It’s easy to hate British music journals. It’s even easier to hate them when they are right. The Face, circa summer 2002, labeled San Franciscans the Pleased as a band to watch in 2003. I listened to their self-released EPs and was intrigued, but few others were catching on. There was no Pleased-mania that ensued when the band returned home from their touring of the mother country, and neither their scruffy hair, nor their scruffy jeans, nor their scruffy music could muster up the brouhaha typical in our post-Strokes world. Even I gave up my mission to spread the Pleased love, as there was nary an LP in sight, resigning that 2003 was clearly not a year to watch the Pleased. Just as I turned my back, out came the long overdue debut full-length Don’t Make Things. And with that release, the British press was proven correct, once again.
Most impressive about Don’t Make Things is that it showcases the Pleased — formerly known as the Please — making big music while keeping its feet firmly planted on the ground. The opening guitar strums of the album, dreamily setting the stage, brings in tonally deep drumming and singing. Before you know it, drummer Genaro Vergoglini knocks out crisp beats, the dueling guitars begin to grind, and vocalist Noah Georgeson complains that “we’ve got no style, we’ve got no hope.”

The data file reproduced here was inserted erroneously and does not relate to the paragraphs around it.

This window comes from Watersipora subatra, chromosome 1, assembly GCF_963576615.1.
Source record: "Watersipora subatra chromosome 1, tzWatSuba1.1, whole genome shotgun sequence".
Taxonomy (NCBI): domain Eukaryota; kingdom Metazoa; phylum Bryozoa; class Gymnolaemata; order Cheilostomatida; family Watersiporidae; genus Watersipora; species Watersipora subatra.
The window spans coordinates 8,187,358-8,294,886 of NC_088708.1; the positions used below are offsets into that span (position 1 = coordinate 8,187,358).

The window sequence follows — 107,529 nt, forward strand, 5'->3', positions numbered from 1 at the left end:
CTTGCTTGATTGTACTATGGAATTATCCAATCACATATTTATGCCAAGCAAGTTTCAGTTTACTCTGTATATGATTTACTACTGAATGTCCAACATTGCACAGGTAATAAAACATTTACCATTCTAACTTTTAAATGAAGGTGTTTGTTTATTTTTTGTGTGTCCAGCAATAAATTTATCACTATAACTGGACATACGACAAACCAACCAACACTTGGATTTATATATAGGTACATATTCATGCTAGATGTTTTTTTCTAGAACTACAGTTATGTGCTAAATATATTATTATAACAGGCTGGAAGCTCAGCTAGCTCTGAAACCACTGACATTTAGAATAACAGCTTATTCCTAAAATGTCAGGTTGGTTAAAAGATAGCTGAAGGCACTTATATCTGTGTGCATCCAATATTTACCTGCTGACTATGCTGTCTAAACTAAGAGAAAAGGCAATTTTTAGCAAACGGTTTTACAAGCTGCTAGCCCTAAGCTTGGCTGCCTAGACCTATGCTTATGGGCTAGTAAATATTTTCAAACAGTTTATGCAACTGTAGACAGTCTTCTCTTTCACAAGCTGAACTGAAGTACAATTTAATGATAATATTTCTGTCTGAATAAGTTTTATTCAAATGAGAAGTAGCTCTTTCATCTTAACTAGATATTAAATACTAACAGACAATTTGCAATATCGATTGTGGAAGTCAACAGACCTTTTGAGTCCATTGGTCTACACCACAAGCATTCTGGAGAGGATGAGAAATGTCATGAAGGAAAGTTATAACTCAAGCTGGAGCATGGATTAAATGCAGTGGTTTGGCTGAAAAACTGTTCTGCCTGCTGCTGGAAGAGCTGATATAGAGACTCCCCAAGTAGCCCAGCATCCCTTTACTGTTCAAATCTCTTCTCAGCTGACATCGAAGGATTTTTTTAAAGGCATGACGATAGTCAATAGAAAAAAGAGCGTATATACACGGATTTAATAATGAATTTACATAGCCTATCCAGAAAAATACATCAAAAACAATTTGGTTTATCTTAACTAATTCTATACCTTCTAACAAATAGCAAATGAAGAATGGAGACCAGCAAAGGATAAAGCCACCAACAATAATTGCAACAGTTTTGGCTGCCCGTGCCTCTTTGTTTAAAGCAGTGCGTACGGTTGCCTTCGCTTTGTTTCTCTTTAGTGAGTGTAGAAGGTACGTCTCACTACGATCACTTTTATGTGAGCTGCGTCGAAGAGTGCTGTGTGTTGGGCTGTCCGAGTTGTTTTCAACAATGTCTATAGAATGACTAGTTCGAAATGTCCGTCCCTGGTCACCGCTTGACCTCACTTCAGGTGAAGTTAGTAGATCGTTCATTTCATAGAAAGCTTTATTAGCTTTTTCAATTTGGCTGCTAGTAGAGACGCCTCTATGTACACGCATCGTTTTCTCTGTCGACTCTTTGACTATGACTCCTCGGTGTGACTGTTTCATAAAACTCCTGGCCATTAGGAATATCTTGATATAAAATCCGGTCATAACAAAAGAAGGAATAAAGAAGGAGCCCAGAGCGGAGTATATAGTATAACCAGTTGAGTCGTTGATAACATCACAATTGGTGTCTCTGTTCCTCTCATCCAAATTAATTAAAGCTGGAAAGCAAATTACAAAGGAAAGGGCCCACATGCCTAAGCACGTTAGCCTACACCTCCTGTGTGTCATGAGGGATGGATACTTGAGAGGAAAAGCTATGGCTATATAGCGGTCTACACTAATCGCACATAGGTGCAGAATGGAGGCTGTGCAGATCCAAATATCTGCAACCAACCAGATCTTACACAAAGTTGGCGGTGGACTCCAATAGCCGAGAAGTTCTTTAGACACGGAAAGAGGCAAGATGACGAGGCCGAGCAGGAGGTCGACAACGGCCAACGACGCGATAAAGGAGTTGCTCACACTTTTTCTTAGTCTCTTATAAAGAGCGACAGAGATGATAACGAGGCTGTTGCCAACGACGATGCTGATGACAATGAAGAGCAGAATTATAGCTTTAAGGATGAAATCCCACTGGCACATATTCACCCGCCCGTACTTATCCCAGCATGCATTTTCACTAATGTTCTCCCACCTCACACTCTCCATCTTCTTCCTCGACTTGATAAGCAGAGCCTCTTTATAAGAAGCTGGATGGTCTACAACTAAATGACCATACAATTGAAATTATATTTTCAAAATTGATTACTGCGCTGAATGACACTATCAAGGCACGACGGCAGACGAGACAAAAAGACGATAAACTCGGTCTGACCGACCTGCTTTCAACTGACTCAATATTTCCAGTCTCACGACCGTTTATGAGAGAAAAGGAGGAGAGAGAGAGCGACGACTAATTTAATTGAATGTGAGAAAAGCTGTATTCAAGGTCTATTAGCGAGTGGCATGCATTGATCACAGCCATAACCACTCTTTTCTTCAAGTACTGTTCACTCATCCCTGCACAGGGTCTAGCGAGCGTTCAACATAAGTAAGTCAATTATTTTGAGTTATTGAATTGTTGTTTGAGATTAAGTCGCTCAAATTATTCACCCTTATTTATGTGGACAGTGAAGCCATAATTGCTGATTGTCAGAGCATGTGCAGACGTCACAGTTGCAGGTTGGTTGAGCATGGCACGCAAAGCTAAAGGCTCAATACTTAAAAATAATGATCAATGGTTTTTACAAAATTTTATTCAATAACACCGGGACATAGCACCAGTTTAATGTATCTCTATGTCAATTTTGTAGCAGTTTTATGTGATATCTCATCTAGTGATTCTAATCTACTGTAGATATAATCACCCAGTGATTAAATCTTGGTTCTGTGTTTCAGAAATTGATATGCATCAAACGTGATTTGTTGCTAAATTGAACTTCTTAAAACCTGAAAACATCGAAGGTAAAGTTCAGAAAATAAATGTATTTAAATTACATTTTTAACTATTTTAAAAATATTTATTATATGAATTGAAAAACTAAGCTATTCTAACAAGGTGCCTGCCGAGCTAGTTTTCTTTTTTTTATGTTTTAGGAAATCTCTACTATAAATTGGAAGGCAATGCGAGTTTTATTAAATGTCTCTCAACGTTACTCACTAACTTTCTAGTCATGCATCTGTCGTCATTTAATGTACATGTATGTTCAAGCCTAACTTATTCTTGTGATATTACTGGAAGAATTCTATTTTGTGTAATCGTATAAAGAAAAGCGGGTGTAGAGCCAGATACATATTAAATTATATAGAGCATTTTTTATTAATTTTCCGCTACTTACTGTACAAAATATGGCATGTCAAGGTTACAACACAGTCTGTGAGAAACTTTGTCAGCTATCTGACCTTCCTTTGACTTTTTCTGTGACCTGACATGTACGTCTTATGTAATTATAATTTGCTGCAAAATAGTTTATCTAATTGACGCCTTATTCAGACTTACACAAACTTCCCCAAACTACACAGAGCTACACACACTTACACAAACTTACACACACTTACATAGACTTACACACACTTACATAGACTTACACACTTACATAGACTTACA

Although plenty of tracks from the Pleased’s 2002 double EP One Piece from the Middle are repeated on Don’t Make Things, they have morphed into sonically rich and lush songs. This should not be confused with overly elaborate. “No Style” has the typical “garage rock” threadbare quality, yet simultaneously sounds deep and grand. An eerily enchanting keyboard line from Joanna Newsom and altered vocals by Georgeson, added in the LP version, bulks up the song’s layers, while each verse reveals the simple, tattered sound of a guitar being strummed.
Songs manage to be familiar while still surprising; this could be attributed to the influences, ranging from The Stone Roses to Echo and the Bunnymen, that on occasion come to the surface. Yet these influences are too blurred to have the band labeled as derivative. Surprises come small, in the slight bass line change that occurs early in “Never Come Home,” or large, in the climatic wall-of-sound gem that is “Orange Peter.” Slight disappointment stems from the inclusion of new songs and the exclusion of old; “Oh Canada” seems to go nowhere, while I was hopping for “The Conversation,” with its great hook sitting amidst an average song, to have been reworked and included on this album.
The Pleased can’t please you every time, but they manage to succeed for most of the album. With the release of Don’t Make Things occurring late in the year, the Pleased didn’t get much time to be a band to watch. To beat the Brits at their own game, I’m announcing that the Pleased are a band to watch in 2004.